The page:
Much like with the World Cup, the draw is important in Eurovision. Not only when it comes to the running order, but also regarding which semi-final each country is allotted to. And, invariably, every year, one semi-final is deemed harder than the other. For the 2023 edition, happening this week in Liverpool, it was the first one, which took place Tuesday night.
Among the fifteen songs competing in this semi-final were the two top bookie- and fan-favourites to win the whole contest--Sweden and Finland--but also a great deal of the other well-ranked, popular songs.
So, it was a given that at least some of the non-qualifying acts would not deserve to be sent home so early, like Malta’s “Dance (Our Own Party)” and its catchy hook “I feel better in my sweater”, Latvia’s indie-rock track "Aijā" and Azerbaijan’s Beatles-like “Tell Me More”. Less surprisingly, Ireland’s golden glitter-clad act Wild Youth and the Netherlands’ “Burning Daylight” (co-written by the 2019 Eurovision winner Duncan Laurence) also did not make it through to the final.
‘There are no losers’
The first semi-final, and thus the first of the three televised shows, did however not disappoint, boasting impressive staging, a smooth BBC production and a full-on audience. As many visiting fans and Eurovision enthusiasts here in Liverpool repeatedly point out: “The UK knows how to host and how to produce a show”.
One of the show’s audience highlights was Croatia’s provocative group Let 3. Dressed up as historic dictators (who end up in their underwear), their song “Mama ŠČ!” is a barely disguised jab at Vladimir Putin’s Russia. It got Croatia through to the final for the first time in six years. “We want to make the world a better place with our stupid but very clever song,” explained the group’s frontman, Zoran Prodanović, at the press conference afterwards. He also had a word for the five songs that didn’t qualify: “You are not losers. The are no winners in war but there are no losers in the Eurovision Song Contest”.
The war in Ukraine is a recurring theme in the year’s Eurovision, including among a number of songs qualified for the final yesterday. Czechia’s unique multilingual song “My Sister’s Crown” offers its support to Ukraine through a contemporary twist on traditional folk motifs, whilst Switzerland’s “Watergun” is a pacifist power-ballad stating, ‘I don’t want to be a soldier’.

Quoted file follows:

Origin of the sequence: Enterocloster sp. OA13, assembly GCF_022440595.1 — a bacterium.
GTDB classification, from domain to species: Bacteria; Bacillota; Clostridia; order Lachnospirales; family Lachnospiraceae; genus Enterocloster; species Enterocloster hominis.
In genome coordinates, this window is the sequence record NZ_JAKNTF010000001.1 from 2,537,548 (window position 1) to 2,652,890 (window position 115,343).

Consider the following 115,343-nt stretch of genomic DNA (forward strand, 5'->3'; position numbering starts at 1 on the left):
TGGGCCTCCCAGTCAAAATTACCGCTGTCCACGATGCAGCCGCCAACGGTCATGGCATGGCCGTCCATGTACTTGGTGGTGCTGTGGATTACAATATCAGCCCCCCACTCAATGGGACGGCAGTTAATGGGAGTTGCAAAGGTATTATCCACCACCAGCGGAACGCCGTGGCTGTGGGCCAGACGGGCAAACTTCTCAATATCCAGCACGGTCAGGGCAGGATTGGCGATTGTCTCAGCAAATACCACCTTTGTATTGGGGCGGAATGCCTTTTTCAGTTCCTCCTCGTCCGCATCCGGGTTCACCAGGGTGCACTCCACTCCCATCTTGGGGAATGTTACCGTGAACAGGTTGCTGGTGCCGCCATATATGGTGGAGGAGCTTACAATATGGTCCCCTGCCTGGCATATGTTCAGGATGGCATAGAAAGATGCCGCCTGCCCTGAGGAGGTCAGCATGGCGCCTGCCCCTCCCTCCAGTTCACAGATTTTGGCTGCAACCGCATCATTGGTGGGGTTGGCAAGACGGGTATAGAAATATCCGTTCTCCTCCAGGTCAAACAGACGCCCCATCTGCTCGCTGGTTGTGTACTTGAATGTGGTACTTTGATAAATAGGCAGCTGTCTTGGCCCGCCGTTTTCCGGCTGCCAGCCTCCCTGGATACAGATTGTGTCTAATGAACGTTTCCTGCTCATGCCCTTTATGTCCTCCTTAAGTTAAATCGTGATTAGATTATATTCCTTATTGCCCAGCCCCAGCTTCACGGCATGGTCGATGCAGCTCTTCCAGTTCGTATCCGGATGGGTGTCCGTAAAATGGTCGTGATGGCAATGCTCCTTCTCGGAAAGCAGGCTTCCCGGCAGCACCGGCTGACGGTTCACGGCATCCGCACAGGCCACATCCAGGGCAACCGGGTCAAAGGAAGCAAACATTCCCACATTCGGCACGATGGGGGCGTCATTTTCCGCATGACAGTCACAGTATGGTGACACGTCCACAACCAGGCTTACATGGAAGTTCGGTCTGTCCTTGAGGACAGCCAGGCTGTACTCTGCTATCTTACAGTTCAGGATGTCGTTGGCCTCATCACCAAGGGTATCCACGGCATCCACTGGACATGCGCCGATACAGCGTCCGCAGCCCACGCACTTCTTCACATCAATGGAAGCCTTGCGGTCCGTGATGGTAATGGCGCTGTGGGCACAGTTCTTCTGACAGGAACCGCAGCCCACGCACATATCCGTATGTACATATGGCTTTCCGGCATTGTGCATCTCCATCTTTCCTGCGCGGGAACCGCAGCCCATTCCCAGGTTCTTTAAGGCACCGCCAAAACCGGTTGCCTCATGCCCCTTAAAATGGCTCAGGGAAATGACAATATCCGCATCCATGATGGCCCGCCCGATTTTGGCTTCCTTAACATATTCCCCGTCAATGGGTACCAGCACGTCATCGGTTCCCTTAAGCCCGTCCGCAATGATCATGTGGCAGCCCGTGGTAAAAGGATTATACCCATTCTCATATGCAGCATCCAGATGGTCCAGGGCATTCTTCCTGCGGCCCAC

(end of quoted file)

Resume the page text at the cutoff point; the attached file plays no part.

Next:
Finnish rapper or Swedish revival?
The other qualifiers included Israel’s “Unicorn” by national mega popstar Noa Kirel, Moldova’s folktronica marvel “Soarele și Luna”, Portugal’s cabaret-style “Ai Coraçäo”, Serbia’s enigmatic “Samo mi se spava”, and the three Nordic sensations: Sweden’s “Tattoo” sung by Loreen (who already won Eurovision in 2012 with “Euphoria”), Norway’s “Queen of Kings” by Alessandra (a viral success on TikTok since its release), and Finland’s “Cha Cha Cha” (hardcore rap metal meets electro upbeat fun), by the charismatic and energetic Käärijä, bouncing around in a very green bolero jacket with bubble sleeves.
After his performance yesterday, Finnish fans were elated: “We are not supposed to say we are going to win, it sounds pretentious. But I really think we are, and I don’t feel bad saying it now,” said Pekka, visiting from Finland specifically for Eurovision. If Finland does manage to beat the other bookie favourite, Sweden, the Finns already know they will not host the 2024 edition in Helsinki. “The arena there was bought by Russian oligarchs, so it’s been closed since the beginning of the war. If we win, will we host in Tampere!” But nothing is done yet. Much can happen in Saturday’s final--and again, the draw for the running order will also be important.
And of course, before then, the second semi-final will take place on Thursday, with the following countries: Albania, Armenia, Australia, Austria, Belgium, Cyprus, Denmark, Estonia, Georgia, Greece, Iceland, Lithuania, Poland, Romania, San Marino and Slovenia.